I stopped alongside their table with a book in my hand and one of them asked me what I was reading and we were off into an acquaintanceship.

Well, naturally I told them I had a garden and the veggie one yelled at me and how the landscape one didn’t, etc. Then I said, “But I also have the privilege of a massive stand of Doug firs. All black green and imperturbable. I get to admire with not an ounce of effort put toward them.” 

And now the Polish man spoke up. His story was so interesting that I’m going to pretend I memorized it and will write it down verbatim — and if only I could put in his accent as well!

“Gardening is a war against Nature. Oh yes... I’ll tell you. I am an engineer, you know, and I like to have order. Now I have a back yard; it’s not nearly as big as what yours must be and my friend here, his is big, too. But mine is plenty big and for years, I fought that garden. I had some flowers, some shrubs, and I had a lawn. Everything needed water and all of the rest: I poisoned the weeds and weeded too and I pruned and... mostly, I mowed the lawn and watered it and then mowed it yet again.”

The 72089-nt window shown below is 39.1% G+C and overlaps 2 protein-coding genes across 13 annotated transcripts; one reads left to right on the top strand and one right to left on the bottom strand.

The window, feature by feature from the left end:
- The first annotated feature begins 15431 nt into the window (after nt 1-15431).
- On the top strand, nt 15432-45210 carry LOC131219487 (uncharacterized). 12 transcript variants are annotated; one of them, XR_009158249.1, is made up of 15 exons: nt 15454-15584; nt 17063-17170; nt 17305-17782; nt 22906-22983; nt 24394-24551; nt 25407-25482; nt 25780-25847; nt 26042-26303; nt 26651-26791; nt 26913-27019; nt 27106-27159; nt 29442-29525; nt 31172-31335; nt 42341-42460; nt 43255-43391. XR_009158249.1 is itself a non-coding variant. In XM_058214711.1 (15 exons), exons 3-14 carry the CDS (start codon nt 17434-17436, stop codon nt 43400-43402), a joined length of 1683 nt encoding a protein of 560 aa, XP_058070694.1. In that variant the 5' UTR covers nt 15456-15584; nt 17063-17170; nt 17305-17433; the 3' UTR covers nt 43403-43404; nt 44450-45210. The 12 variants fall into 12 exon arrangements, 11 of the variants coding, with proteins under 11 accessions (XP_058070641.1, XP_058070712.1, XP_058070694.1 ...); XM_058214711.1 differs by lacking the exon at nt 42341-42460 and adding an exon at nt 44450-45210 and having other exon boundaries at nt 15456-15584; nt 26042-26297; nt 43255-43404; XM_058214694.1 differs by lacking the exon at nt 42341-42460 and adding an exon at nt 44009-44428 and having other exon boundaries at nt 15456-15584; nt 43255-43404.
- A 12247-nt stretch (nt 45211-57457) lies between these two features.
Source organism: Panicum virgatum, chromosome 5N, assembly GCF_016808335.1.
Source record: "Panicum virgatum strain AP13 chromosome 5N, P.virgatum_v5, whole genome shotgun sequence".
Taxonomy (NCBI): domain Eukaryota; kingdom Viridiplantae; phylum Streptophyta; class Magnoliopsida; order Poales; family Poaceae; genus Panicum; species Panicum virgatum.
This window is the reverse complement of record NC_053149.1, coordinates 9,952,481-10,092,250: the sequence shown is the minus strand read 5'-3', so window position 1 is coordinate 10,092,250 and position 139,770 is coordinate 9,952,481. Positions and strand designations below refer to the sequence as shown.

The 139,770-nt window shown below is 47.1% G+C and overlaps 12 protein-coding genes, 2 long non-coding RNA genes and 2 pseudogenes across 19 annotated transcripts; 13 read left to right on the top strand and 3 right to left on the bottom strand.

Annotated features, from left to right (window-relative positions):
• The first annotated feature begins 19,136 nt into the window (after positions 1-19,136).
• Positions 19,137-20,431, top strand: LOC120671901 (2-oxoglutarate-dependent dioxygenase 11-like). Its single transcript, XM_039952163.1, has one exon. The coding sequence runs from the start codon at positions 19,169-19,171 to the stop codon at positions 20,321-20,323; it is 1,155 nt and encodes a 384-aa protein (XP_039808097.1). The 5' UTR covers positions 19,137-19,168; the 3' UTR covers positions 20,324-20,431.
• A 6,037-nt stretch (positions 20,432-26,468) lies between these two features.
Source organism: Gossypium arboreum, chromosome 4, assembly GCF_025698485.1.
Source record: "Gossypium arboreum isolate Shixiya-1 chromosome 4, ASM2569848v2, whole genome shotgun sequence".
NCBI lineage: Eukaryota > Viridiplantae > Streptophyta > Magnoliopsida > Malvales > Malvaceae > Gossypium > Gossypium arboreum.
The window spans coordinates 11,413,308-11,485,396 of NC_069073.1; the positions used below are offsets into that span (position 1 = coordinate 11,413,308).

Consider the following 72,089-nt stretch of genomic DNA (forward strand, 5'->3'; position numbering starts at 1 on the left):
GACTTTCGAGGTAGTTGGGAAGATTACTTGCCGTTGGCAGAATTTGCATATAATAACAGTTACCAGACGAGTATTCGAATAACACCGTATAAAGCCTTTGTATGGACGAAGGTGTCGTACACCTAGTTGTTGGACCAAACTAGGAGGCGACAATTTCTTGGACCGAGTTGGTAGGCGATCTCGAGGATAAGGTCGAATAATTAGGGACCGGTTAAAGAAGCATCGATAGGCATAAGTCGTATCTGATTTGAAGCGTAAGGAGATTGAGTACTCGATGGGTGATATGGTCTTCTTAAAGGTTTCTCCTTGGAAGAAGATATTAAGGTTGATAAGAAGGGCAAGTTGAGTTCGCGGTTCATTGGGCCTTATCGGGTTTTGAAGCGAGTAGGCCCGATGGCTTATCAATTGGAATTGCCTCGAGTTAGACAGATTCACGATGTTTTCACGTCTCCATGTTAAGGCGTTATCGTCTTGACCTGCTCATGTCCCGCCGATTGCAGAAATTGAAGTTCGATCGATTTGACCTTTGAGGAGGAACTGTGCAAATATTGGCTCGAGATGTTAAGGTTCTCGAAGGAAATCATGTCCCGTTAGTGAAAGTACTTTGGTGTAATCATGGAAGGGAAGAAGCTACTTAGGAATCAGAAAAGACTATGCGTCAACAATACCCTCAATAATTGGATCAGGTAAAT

“There was one grass in the middle of the lawn. It was a different one, sort of spreading and with big coarse leaves. I did not want it in my so beautiful lawn. So I would dig it out and put some good soil there in that hole and plant some of my grass. Sometimes I would poison it first before digging it out.”

“And,” I said, knowing well the answer to this, “it came right back.”

“Yes, right back every time and then finally I said to my wife, I said, ‘I’m going to let this grass grow. Just to see what it does.’ And so I did and it became the most beautiful thing. Tall, maybe four feet and the seed heads waving in the wind. Beautiful and so then, I said to my wife. ‘I’m going to stop everything and see what happens.’ She wasn’t happy for that at first, but we kept the front yard up, for the neighbors. Otherwise, I stopped everything.”

“The watering, too?” I asked.